38. The Plaintiff in his application by way of Notice of Motion dated 8th October 2020 has sought orders that all defendants be held liable for breach of Contract. Learned Counsel for the plaintiff avers that the plaintiff’s contractual rights have been violated and has sought remedies from this Tribunal.
39. Opposing the application, Kieti Advocates, the 2nd and 5th defendant’s Advocates, submitted that in the event that the disputed contract was upheld the 2nd and 5th defendants could not be held liable for breach of contract in their personal capacity as neither of them was a party to the disputed contract.
40. The 2nd and 5th defendants at paragraph 9 of the 2nd Defendant’s Replying Affidavit have admitted to signing the “KCB Football club player’s contract”. The 2nd and 5th defendants, and not Protégé F.C, entered into a contract with the plaintiff allegedly on behalf of the 1st defendant.
41. At paragraph 4 of the 2nd defendant’s replying affidavit the 2nd and 5th defendants admit that neither of them is an agent of the 1st Defendant.
42. The 2nd and 5th defendants are club officials of Protégé FC and thus could in no capacity whatsoever sign the agreement on behalf of the 1st defendant.
43. In their submissions, Advocates for the 2nd and 5th defendants, submitted that the 2nd and 5th defendants dealt with the Plaintiff in their capacity as representatives of Protégé FC and not as agents of the 1st defendant as initially alleged. They also averred that though prima facie the contract relied on by the plaintiff appears to establish a contractual relationship between the plaintiff and the 1st defendant events before and after it’s signing reveal that it was a misnomer and that it was Protégé FC and not the 1st defendant that had an intention to sign up the plaintiff.
44. Contrary to the Court of Appeal’s finding in Kenya Tea Development Agency Limited v Victory Tea Brokers Limited & 2 others  eKLR, where it was held that the Directors of a company could not be sued in their own personal capacity under the principle of separate legal personality, in the instant case, the 2nd and 5th defendant fraudulently entered into a contract with the plaintiff on behalf of the 1st defendant and should therefore be held personally liable for breach of contract. The act by the 2nd and 5th defendant to enter into a contract on behalf of the 1st defendant was fraudulent and they should bear personal responsibility in the transaction which had given rise to the losses occasioned by the plaintiff; Their fraudulent misrepresentations and inducement led to the plaintiff’s signing of the contract and consequently should be held personally liable for any breach of contract.
45. Having established that the 2nd and the 5th defendants acted in their capacity as the agents of the 1st defendant, and signed the contract on behalf of the 1st defendant on 2nd day of September 2019, the contract is hereby declared valid on the basis of the agency by estoppel created between the 1st defendant and the 2nd and 5th .
46. Though the FKF Rules and Regulations clause 6.2.7 requires the contract be signed by the player and the club officials on all pages, the contract presented by the plaintiff/applicant has clearly been signed on all pages by the plaintiff and although the 2nd and 5th defendants now herein referred to as the agents of the 1st defendants failed to sign on all pages knowing fully the FKF Rules and Regulations require them to sign. In the interest of justice, it shall be very unfair to invalidate the contract based on the mistake of the agent and therefore the contract’s validity is upheld.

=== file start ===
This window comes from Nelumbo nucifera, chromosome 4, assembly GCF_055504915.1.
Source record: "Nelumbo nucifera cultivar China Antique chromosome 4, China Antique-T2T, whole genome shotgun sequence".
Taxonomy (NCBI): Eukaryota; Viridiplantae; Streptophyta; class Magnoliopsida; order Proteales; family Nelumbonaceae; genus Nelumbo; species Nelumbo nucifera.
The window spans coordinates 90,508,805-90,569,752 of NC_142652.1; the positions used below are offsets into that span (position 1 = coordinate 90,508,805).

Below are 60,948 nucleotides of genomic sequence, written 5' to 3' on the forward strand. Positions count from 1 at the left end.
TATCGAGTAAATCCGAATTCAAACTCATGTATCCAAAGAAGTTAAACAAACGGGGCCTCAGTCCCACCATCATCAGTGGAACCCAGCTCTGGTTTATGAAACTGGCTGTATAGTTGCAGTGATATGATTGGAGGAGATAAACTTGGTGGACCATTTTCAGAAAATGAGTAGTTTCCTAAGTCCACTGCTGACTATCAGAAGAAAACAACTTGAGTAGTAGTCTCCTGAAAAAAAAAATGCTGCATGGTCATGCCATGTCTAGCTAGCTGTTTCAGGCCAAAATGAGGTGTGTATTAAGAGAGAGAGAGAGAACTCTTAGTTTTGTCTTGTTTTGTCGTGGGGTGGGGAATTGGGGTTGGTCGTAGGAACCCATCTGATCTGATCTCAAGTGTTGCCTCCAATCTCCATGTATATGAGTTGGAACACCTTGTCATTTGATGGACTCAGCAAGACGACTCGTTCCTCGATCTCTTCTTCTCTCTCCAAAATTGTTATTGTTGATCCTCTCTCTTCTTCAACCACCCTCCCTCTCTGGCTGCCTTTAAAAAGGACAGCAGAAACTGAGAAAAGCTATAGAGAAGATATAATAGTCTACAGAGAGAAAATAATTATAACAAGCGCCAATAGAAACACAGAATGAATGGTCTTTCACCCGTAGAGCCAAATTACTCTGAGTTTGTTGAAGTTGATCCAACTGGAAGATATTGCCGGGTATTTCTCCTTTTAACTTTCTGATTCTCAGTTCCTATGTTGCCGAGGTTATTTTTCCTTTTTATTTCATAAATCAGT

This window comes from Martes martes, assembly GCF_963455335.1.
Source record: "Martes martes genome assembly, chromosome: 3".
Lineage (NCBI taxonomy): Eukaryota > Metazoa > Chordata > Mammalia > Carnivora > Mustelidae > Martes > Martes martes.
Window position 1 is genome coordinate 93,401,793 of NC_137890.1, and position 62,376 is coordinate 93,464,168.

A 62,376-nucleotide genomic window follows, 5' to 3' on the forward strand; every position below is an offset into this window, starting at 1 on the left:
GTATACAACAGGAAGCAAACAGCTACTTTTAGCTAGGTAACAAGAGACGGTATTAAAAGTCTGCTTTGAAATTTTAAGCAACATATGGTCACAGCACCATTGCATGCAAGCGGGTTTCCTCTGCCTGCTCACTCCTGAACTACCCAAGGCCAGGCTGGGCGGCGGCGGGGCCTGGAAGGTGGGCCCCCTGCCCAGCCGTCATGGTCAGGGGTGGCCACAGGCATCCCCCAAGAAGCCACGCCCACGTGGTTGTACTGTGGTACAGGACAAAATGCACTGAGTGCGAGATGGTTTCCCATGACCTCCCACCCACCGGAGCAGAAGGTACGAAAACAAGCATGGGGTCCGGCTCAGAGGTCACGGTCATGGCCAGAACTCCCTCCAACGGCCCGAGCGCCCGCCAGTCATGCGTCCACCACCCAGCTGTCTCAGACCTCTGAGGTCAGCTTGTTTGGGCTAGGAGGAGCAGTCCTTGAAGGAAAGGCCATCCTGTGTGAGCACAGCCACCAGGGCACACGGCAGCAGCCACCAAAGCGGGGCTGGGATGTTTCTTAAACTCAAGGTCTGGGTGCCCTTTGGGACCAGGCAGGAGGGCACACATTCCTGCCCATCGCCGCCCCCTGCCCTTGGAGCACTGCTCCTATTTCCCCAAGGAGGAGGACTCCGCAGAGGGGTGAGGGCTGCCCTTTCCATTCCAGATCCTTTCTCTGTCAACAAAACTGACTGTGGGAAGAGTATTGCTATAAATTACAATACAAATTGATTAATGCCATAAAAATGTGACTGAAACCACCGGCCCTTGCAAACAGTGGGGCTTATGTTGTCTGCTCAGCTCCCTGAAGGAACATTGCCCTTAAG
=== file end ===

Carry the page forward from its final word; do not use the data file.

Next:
47. Paragraph 21 of the plaintiff’s application , the plaintiff states he has suffered damages due to the breach of the contract , which paragraph 3.4 of the contract states:
“The club will be obligated to pay the player a monthly salary of KES. 30,000 in words, THIRTY THOUSAND KENYA SHILLINGS during the period the player’s contract will be in force.”
48. A claim for damages by the plaintiff/ applicant for breach of contract is entitled. In the Anson’s Law of Contract, 28th Edition at pg. 589 and 590 the law is entitled to be that:
Every breach of contract entitles the injured party to damages for the loss he or she has suffered. Damages for breach of a contract are designed to compensate for the damage, loss or injury the claimant has suffered through that breach.”
The plaintiff/applicant has shown the court though the contract entitles him a monthly pay of Kshs. 30,000.00 he has not been receiving the same save for the money the mother has been receiving.
49. Article 12 of FIFA Regulations on the Status and Transfer of Players requires clubs to comply with their financial obligation as per the terms stipulated in the contract, this is a standard requirement and therefore the 1st defendant is in breach of their obligation as per the FIFA Regulations.
50. Article 17 of FIFA Regulations (Regulations on the Status and Transfer of Players) requires the party in breach to pay compensation to the injured party. compensation for the breach is calculated with due consideration to the law of the country concerned.
51. In the application, paragraph 24, the plaintiff prays to be given a Release Letter to enable him get another club, the 1st defendant is hereby ordered to provide the letter.
52. Although the contract the plaintiff signed with the 1st defendant has not expired, he is entitled to terminate it and given a release letter. Article 14 of FIFA Regulations (Regulations on the Status and Transfer of Players) states that an effective contract may be terminated by either party without consequences of payment of compensation or imposition of sporting sanctions where there is a ‘just cause’. In this case, we are of the opinion that the defendants’ failure to pay the plaintiff is a just cause and the plaintiff therefore allowed to terminate the contract and issued with a release letter.
53. Save for the 3rd and the 4th defendants all the defendants are hereby liable for breach of contract.
54. The 2nd and 5th defendant are liable in their personal capacity individually since the acted as agents of the 1st defendant and Protégé FC and fraudulently lured the plaintiff/applicant.
55. The Tribunal shall therefore proceed to entertain the claim as against the 1st, 2nd and 5th Defendants.
56. The defendants shall pay for lost income, damages and the cost of the suit and interest.
Dated and delivered at Nairobi this __16th __day of ___November____, 2020.
1. Mrs.Elynah Sifuna- Shiveka, _______________________
2. Ms. Mary Nyokabi Kimani, ________________________
3. Mr. Allan Mola Owinyi ________________________